Robert D Hill Lady Devils blank West Union 7-0 in SHAC soccer finale Vikings invade and conquer the Greyhounds Outpouring of community support for local business woman with cancer Manchester mourns teen killed in single-car crash Kylie S Lucas Sharon R Grooms Steven L Wootten Forest J McDaniel Ralph O Grooms Adams County teenager dies in auto accident Charles N Vance Wesley M Baldwin James Kennedy Tom A Mihalovich Brand hat trick leads North Adams past West Union 5-2 in SHAC soccer action Senior Profile: Bryant Lung Lady Hounds pull off thrilling Senior Night win Volleyball milestones continue to pile up at North Adams Banner season for Lady Indians soccer SHAC holds Junior High Volleyball Tournament Tournament match ups set for volleyball and soccer Senior Profile: Morgan Edmisten Hounds dominate, improve to 3-4 Is this not the best time of the year? Volley For The Cure is another big success Getting everything we ask for Oh, that dreaded leaf project Manchester: Adams County’s oldest community looks to the future with hope Congressman visits Manchester’s newest business Six candidates vie for MLSD School Board Highway 41 road work stalls MFD holds annual Safety Day for kids, families Lenora Mckee Virgie Cole Helen J Damron Karen S Lockhart Donna M Pelfrey Russell D Pollitt, Sr Karen S Lockhart Harris named Director of Shelter for the Homeless Local candidates abundant on November ballot Senior Profile: McKinlee Grooms Lady Dragons finish third in district golf tourney Lady Devils challenged, but survive to extend SHAC streak to 60 Rally falls short, Lady Hounds fall in five sets to Fairfield Senior Profile: Jessica Newman Lady Indians get shutout win over West Union, 2-0 Erwins host annual Herb Fair Bentonville: A community at the crossroads of Adams County history Tranquility, Wilson Homestead host annual Heritage Days Why we get back up Your local newspaper, the real deal Welcome to the morning klatch Oleda F Saunders Frank A Golden Shirley A Tully Hubert Knauff John T Shupert Celebrate the sports pages Gould, Woolard, defense lead Hounds to second win George E Lucas Betty A Johnson Hayes sentenced Sue Day Devils headed back to state golf tourney Earl R Fields Alberta L Steward Gregory Terry Linda Taylor Levies slated for November ballot Manchester residents forming neighborhood watch group West Union teachers receive prestigious award Crum arraigned in Brown County Common Pleas Court Seaman: A small town with a big heart and a family spirit Seaman Fall Festival again draws large crowds NAES participates in weekend food program AES Ohio Generation assumes control of DP&L assets West Union, Peebles take home county XC crowns Lady Devils win a soccer buzzer-beater Senior Profile: Brooklyn Wylie Lady Dragons move to districts Green Devils win sectional golf title West Union hosting fourth annual Alumni Volleyball Game Gray breaks Lady Indians’ single season goals record Senior Profile: Chase Cummings Lady Dragons cruise to SHAC title Hupp ties school record with five goals in Lady Devils’ win over Southeastern For 14th time in 15 years, Dragons claim SHAC Boys Golf Championship Getting life in order See those signals of the season Jury returns verdict in former Manchester police officer’s trial Larry Peters Gary L Hughes Sr Deanna L Parker Stephen R Fetters Bonnie Hawkins Clifton J DeMint Steven L Kimberlin When you just know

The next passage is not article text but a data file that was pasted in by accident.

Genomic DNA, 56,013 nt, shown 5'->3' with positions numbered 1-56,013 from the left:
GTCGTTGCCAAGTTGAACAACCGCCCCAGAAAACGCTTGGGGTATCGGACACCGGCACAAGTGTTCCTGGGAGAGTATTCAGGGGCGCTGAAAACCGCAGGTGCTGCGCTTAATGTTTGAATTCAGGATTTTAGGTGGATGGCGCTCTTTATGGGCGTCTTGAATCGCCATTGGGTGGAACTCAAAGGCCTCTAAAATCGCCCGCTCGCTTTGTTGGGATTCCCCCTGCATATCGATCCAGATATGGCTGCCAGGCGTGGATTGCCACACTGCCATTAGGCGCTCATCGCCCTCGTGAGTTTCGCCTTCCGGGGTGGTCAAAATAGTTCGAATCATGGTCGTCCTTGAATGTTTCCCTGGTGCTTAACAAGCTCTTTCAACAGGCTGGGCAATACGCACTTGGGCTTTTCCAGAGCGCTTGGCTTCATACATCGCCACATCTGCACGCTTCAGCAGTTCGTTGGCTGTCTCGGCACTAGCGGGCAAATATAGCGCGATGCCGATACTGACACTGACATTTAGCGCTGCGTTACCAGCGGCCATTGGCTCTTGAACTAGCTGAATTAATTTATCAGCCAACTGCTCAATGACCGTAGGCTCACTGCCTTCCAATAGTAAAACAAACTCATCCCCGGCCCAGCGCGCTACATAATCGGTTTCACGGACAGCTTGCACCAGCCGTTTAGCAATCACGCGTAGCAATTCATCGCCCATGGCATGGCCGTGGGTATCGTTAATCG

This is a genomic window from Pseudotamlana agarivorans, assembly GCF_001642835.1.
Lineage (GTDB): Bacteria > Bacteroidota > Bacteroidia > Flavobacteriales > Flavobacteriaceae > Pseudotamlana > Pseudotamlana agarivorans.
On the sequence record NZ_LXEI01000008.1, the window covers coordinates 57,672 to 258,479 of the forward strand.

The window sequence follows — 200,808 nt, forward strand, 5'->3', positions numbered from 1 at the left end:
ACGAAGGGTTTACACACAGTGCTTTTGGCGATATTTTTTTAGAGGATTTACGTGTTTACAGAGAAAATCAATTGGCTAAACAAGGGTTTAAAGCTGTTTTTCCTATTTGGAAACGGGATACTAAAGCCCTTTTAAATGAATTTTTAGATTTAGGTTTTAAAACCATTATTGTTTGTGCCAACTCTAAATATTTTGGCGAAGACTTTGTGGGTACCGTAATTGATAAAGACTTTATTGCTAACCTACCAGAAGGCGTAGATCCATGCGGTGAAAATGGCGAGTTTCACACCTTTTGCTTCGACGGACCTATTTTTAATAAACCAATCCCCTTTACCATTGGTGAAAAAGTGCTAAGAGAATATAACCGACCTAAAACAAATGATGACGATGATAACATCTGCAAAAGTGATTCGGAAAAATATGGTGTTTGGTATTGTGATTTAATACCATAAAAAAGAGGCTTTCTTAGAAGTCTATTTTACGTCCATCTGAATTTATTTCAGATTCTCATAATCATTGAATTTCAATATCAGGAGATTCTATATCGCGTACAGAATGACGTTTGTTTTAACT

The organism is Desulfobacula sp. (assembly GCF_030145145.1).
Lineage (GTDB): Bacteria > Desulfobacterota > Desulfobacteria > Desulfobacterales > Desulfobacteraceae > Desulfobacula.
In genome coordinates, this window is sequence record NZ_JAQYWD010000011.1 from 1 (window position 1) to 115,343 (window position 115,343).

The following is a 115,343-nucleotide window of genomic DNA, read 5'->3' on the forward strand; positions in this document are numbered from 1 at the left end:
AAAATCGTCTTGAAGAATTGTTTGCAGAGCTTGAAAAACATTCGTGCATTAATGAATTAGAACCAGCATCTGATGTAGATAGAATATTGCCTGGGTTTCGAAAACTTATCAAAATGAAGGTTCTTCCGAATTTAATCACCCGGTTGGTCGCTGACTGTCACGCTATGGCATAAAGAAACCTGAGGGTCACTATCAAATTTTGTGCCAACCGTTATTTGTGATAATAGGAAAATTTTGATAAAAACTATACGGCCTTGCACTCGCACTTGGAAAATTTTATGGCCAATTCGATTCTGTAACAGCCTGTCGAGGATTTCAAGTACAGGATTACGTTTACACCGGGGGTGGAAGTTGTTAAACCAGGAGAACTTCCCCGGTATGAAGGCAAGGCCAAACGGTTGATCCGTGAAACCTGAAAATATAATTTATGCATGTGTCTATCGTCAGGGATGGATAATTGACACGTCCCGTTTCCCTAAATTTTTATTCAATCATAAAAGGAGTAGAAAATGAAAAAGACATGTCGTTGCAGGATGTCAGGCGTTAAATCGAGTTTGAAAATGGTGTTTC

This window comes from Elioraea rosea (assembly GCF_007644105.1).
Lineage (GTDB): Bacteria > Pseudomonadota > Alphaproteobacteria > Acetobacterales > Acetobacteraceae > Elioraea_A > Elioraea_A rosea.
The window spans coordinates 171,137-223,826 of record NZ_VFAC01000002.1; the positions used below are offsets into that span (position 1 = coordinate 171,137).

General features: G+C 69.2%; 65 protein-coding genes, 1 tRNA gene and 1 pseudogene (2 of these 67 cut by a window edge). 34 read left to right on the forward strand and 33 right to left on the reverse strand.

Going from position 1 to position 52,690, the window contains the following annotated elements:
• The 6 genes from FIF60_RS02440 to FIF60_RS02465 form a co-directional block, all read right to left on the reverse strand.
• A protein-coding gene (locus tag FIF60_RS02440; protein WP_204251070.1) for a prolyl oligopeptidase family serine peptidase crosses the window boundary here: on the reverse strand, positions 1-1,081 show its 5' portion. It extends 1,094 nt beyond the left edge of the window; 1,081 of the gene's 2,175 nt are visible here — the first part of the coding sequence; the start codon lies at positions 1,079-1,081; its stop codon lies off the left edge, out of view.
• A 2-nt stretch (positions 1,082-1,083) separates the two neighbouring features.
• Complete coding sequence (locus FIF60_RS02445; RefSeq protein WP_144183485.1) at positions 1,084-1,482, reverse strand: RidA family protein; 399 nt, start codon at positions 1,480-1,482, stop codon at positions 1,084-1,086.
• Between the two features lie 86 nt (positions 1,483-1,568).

Opening the door for high-tech jobs